AARP AARP States West Virginia

AARP Capitol Advocacy Team has Successful Legislative Session

AARP West Virginia achieved notable state advocacy wins during the 2022 West Virginia state legislative session that support home and community-based services, access to high speed internet service and protection for older West Virginians against fraud and financial exploitation.

This year’s budget bill- Senate Bill 250, maintains support for critical services that promote greater responsiveness, opportunity, and commitment to the needs of older West Virginians. On the final day, Governor Jim Justice submitted revisions to the FY 2023 Budget Bill restoring a state matching portion to the Title XIX Waiver program, increasing the Senior Services fund by $750,000.

AARP believes that it is important to direct resources to areas that achieve the most impact for family caregivers and older West Virginians. Providing services that help keep older West Virginians in their homes - where they want to be - also makes more financial sense than costly institutional care.

This year’s budget bill also fully funds state pension plans and the teacher unfunded liability.

With 14 minutes to spare during a grinding last day of this year’s session, the Legislature finished work on House Bill 4001, which establishes means for the state to map out certain infrastructure resources, set parameters on broadband providers’ use of federal money, and provides consumer protections for West Virginia broadband customers.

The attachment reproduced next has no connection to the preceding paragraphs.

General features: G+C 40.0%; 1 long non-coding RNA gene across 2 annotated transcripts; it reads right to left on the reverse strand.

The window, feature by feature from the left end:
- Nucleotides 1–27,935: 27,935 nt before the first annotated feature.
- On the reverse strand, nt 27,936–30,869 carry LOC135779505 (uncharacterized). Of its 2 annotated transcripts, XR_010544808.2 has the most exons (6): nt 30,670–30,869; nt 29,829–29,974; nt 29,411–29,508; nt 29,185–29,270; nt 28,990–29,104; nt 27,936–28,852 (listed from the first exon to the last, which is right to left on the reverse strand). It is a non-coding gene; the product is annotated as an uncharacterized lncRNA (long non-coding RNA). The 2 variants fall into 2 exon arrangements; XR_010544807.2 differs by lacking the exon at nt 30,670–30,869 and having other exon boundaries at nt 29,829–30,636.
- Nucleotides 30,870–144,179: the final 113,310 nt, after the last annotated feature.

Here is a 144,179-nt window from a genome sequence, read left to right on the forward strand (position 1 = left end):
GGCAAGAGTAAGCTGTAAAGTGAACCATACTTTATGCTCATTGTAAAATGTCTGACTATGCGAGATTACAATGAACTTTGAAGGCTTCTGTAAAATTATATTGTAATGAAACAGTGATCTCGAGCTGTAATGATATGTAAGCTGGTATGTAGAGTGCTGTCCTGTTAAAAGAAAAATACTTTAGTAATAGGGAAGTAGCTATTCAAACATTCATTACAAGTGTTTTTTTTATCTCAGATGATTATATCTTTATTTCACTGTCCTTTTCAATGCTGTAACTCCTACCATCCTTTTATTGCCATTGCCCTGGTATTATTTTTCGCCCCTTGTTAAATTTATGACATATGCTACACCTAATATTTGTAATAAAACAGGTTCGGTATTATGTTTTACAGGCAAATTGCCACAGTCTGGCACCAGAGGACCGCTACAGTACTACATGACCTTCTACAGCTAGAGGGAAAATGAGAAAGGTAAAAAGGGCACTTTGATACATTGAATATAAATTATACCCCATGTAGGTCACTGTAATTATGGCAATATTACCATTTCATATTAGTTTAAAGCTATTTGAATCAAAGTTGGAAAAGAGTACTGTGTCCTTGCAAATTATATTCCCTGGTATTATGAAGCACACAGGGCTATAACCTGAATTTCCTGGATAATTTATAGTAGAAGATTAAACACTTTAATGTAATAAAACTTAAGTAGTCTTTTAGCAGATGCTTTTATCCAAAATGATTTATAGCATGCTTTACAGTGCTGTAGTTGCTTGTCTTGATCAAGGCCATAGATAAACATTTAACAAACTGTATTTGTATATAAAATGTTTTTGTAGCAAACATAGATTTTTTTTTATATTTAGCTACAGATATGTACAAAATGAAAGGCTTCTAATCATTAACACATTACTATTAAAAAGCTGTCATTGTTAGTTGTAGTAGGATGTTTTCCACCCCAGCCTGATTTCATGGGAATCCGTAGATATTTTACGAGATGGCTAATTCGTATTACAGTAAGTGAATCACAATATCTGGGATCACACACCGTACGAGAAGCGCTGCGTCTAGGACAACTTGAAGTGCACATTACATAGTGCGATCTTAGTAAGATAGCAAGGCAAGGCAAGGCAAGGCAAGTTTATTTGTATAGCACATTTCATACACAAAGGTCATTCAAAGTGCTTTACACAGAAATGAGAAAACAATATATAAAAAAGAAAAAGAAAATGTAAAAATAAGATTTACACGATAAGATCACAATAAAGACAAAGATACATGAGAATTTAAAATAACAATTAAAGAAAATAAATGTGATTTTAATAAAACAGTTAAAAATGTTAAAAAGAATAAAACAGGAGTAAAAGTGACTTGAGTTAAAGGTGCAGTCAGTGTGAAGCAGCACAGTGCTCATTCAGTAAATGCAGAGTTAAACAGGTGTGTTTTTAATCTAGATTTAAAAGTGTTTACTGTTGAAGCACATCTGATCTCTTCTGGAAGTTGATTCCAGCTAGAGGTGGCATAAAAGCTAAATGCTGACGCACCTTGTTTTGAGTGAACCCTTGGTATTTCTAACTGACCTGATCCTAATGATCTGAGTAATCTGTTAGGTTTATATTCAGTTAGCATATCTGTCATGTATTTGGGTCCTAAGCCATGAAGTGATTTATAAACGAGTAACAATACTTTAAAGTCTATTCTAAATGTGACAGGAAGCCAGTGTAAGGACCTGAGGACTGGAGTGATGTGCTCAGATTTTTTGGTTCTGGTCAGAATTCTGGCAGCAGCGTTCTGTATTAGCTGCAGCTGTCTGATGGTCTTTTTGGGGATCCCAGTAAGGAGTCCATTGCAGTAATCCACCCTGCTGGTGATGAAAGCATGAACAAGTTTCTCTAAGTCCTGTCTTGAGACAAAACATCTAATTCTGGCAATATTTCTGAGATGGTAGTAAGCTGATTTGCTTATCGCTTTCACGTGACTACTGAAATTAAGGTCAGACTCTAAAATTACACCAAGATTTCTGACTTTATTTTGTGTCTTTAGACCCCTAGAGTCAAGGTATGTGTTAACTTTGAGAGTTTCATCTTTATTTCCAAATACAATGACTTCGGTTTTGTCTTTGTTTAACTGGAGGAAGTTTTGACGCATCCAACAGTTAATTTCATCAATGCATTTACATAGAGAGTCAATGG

The bill will provide consumer protections, chief among those protections: broadband companies will be required to give customers at least a partial credit or refund for their monthly bills if their internet is out for more than 24 hours and it isn’t caused by a power outage or anything the customer did. The almost-law also will require broadband companies to provide 30 days’ notice if they plan to change rates or levy new charges against customers, including the expiration of a promotion or special pricing customer has with the company. It also will prohibit broadband companies from passing along the cost of taxes to customers, and broadband companies won’t be able to charge customers a fee for opting to have a paper bill instead of a digital bill. If it becomes law, the bill also would make it so the companies cannot require customers to rent modems from them for service. It would allow for broadband customers to have the option to purchase modems from the company if they so choose.

AARP West Virginia has successfully worked with the Auditor’s Office in the past to pass important legislation that combats financial exploitation of vulnerable adults. Two years ago, the Auditor’s Office endorsed a bill which created the Protection of Vulnerable Adults from Financial Exploitation Act, defining "financial exploitation" and "eligible adult," and detailing the obligations and duties of broker-dealers or investment advisors to notify certain agencies of potential financial exploitation of vulnerable adults. This year the legislature passed House Bill 4297, the bill will allow the coordination of efforts and sharing of information between the Department of Health and Human Resources and the State Auditor’s Office for the purpose of conducting investigations of financial exploitation of a vulnerable adult - all records concerning reports of financial exploitation of a vulnerable adult would be made available to the State Auditor’s Office in order to carry out those investigations.